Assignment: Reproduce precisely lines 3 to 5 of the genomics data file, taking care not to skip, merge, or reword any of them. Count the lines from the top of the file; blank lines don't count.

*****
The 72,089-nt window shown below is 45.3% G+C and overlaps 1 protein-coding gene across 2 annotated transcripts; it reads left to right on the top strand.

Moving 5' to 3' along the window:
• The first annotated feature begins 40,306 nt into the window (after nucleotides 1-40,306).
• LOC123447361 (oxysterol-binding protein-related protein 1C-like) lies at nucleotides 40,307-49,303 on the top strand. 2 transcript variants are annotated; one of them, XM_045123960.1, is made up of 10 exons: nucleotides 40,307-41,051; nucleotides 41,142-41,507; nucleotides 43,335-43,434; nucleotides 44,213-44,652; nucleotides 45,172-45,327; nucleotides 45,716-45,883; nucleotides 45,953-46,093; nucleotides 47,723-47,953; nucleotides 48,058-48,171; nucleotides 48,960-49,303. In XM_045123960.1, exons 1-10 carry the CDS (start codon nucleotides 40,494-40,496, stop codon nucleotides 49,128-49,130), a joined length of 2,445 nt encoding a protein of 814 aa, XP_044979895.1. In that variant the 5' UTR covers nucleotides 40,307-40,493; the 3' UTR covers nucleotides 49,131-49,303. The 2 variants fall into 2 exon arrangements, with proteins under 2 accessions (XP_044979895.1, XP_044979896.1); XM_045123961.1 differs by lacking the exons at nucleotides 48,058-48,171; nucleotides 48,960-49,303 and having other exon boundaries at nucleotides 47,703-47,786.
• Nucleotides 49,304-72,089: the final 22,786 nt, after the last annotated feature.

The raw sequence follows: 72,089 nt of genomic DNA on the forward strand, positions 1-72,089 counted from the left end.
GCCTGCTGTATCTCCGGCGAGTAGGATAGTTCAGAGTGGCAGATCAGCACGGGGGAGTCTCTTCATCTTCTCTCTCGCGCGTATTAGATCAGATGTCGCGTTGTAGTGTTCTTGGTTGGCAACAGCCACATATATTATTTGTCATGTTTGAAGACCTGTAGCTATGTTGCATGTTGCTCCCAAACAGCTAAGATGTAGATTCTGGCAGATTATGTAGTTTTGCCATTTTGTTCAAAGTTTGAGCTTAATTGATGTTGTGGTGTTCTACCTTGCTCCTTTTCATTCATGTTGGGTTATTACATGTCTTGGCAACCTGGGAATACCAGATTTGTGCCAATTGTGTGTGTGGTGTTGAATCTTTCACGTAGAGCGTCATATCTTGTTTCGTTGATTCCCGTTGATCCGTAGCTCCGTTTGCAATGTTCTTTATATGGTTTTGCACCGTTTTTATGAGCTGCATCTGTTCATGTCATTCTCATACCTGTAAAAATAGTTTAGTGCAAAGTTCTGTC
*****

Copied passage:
• The first annotated feature begins 40,306 nt into the window (after nucleotides 1-40,306).
• LOC123447361 (oxysterol-binding protein-related protein 1C-like) lies at nucleotides 40,307-49,303 on the top strand. 2 transcript variants are annotated; one of them, XM_045123960.1, is made up of 10 exons: nucleotides 40,307-41,051; nucleotides 41,142-41,507; nucleotides 43,335-43,434; nucleotides 44,213-44,652; nucleotides 45,172-45,327; nucleotides 45,716-45,883; nucleotides 45,953-46,093; nucleotides 47,723-47,953; nucleotides 48,058-48,171; nucleotides 48,960-49,303. In XM_045123960.1, exons 1-10 carry the CDS (start codon nucleotides 40,494-40,496, stop codon nucleotides 49,128-49,130), a joined length of 2,445 nt encoding a protein of 814 aa, XP_044979895.1. In that variant the 5' UTR covers nucleotides 40,307-40,493; the 3' UTR covers nucleotides 49,131-49,303. The 2 variants fall into 2 exon arrangements, with proteins under 2 accessions (XP_044979895.1, XP_044979896.1); XM_045123961.1 differs by lacking the exons at nucleotides 48,058-48,171; nucleotides 48,960-49,303 and having other exon boundaries at nucleotides 47,703-47,786.
• Nucleotides 49,304-72,089: the final 22,786 nt, after the last annotated feature.